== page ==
Nicaraguan Sign Language
Nicaraguan Sign Language (NSL) arose in the early 1980s when hundreds of previously isolated deaf individuals were brought together in schools for the first time—the result of an educational reform movement dedicated to providing literacy training and a fourth-grade education to everyone. For virtually the first time, it became possible to directly observe the emergence of a new language.A New Language Develops
This case is particularly interesting because this language arose not as the result of language contact or the creolization (merging) of previously existing languages, but rather from the merging of idiosyncratic gesture systems (called "home signs") that were used for communication within the immediate family by the first generation of deaf children to enter the schools. Home signers quickly began to share their idiosyncratic systems. Young children exposed to a mix of gesturing began to produce a communication form radically different from their input. The new form was more fluid, more complex and wholly language-like.
With no coexisting signed languages and limited access to Spanish as a result of low literacy and the inability to hear, the only possible source of this highly complex linguistic structure is the human brains of those very young first language learners.
Over the course of 17 years, NSF-supported researcher Judy Kegl of the University of Southern Maine has generated an extensive archive of Nicaraguan Sign Language—including vocabulary and sentence structure. Her work has prompted a study of the entire population of signers in the region that will address questions about factors in sign fluency such as age and exposure to signing, the issue of critical mass (i.e., "How many gesturers does it take to make a language?”) and the process by which a language emerges.
American Sign Language
American Sign Language (ASL) has been a focus of NSF-sponsored research. For example, Ronnie B. Wilbur and Avinash C. Kak of Purdue University use a novel approach to the problem of automatic recognition, and eventually automatic translation, of ASL. The approach takes advantage of the fact that signs are composed of components (handshape, location, orientation, movement), in much the same way that words are composed of consonants and vowels.
The Wilbur-Kak project uniquely integrates several areas of basic research: linguistic research on the structure of signs in ASL, psycholinguistic research on human perception of ASL and advanced techniques from statistical pattern recognition and computer vision. The long-term goal is an advanced machine translation device that would help signers interact with speakers in practical settings such as the workplace and classrooms.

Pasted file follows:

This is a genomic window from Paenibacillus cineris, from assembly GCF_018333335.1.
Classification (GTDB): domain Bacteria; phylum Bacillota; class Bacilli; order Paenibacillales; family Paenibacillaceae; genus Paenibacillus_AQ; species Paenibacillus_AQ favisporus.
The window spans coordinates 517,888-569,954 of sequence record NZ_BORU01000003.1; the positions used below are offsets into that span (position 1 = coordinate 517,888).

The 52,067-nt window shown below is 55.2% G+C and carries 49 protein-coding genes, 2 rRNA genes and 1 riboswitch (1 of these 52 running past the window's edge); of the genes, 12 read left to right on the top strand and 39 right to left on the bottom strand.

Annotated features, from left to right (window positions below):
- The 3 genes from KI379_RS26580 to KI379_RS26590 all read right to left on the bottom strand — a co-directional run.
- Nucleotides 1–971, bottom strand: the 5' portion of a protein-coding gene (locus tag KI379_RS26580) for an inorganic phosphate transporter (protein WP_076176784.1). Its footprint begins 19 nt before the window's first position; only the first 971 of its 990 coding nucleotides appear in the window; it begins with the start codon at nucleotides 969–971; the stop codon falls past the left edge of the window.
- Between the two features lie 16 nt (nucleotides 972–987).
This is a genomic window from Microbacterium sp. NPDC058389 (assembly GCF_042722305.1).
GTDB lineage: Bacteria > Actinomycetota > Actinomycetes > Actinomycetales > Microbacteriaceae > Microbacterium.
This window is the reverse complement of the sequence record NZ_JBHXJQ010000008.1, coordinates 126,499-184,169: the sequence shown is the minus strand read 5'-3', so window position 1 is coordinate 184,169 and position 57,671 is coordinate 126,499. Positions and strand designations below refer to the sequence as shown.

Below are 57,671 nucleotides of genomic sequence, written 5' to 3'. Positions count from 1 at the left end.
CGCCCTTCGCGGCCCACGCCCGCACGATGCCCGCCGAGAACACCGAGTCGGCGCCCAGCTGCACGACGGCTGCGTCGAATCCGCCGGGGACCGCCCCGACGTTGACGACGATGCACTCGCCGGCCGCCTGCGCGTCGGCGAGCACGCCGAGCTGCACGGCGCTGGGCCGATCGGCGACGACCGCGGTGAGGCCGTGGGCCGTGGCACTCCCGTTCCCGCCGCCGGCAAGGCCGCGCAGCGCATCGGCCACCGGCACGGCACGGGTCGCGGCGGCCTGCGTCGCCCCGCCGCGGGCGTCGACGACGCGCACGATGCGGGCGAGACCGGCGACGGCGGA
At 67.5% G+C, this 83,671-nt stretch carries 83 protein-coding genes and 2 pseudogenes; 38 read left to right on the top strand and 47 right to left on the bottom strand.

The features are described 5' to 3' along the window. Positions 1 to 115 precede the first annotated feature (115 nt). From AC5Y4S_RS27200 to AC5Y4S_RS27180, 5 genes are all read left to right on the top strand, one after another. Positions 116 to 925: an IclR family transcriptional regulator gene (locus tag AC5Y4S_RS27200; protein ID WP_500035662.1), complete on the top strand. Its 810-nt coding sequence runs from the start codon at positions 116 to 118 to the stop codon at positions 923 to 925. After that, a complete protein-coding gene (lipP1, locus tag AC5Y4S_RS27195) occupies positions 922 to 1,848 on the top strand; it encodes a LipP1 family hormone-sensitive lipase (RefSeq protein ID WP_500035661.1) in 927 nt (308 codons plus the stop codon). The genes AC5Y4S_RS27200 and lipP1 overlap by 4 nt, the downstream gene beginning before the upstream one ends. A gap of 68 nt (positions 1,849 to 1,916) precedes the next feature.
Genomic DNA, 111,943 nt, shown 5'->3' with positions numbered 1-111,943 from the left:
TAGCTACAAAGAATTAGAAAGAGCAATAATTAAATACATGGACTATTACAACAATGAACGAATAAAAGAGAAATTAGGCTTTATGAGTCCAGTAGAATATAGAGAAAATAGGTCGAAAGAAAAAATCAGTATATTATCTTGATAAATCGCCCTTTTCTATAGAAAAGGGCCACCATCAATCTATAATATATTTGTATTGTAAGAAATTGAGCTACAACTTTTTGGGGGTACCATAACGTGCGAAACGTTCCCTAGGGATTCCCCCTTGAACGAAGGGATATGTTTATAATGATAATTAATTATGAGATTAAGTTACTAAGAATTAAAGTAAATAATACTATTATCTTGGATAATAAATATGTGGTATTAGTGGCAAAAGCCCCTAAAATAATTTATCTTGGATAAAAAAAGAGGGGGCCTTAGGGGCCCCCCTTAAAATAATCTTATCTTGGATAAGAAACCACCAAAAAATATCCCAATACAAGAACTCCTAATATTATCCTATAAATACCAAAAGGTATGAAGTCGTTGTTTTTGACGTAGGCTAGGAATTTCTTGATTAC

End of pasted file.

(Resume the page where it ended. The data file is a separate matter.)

Other ASL Projects
Sociolinguistics – Ceil Lucas of Gallaudet University is analyzing sociolinguistic variation in ASL. She is examining videotapes of conversational ASL as produced by deaf signers from different parts of the U.S. Studies of sociolinguistic variation are important because they inform our understanding of the fundamental nature of language and of how languages change.
Psycholinguistics - Karen Emmorey of San Diego State University is conducting the first experiments using head-mounted eye tracking technology to study the eye behaviors of ASL signers —including native signers and late learners. She will compare the eye gaze and eye movements of deaf and hearing subjects as they produce and perceive ASL.
Tactile ASL – Karen Petronio of Eastern Kentucky University is examining Tactile American Sign Language, a variety of ASL used primarily by deaf-blind adults who were born deaf and with a hereditary condition that causes a slow loss of vision. They used 'visual' ASL as their primary means of communication until loss of vision required them to switch to tactile.
Irish Sign Language
Barbara LeMaster of California State University, Long Beach conducts research on a rare and dying form of gendered Irish Sign Language (ISL) used in Dublin, Ireland. In one segment of the Dublin deaf community, the native vocabularies for women and men are so different that they can impair communication on the most mundane topics. For example, men and women have different signs for everyday terms, such as 'cat,' 'Monday,' 'night' and 'red.' These varieties emerged from sex-segregated education at two residential schools for the deaf in Dublin.
Researchers want to document these differences for several reasons.
- No documented language, whether spoken or signed, has as extreme gender differences as this one.
- Unlike other gender different situations, these gender varieties are the product of language socialization experiences that completely segregated females and males—as though deaf girls and boys grew up on separate islands.
- This research provides foundational data for the future production of a dictionary of gendered ISL, and for any current and future work tracking the dissemination of these gendered signs, and their meanings, over time.
By Elizabeth Malone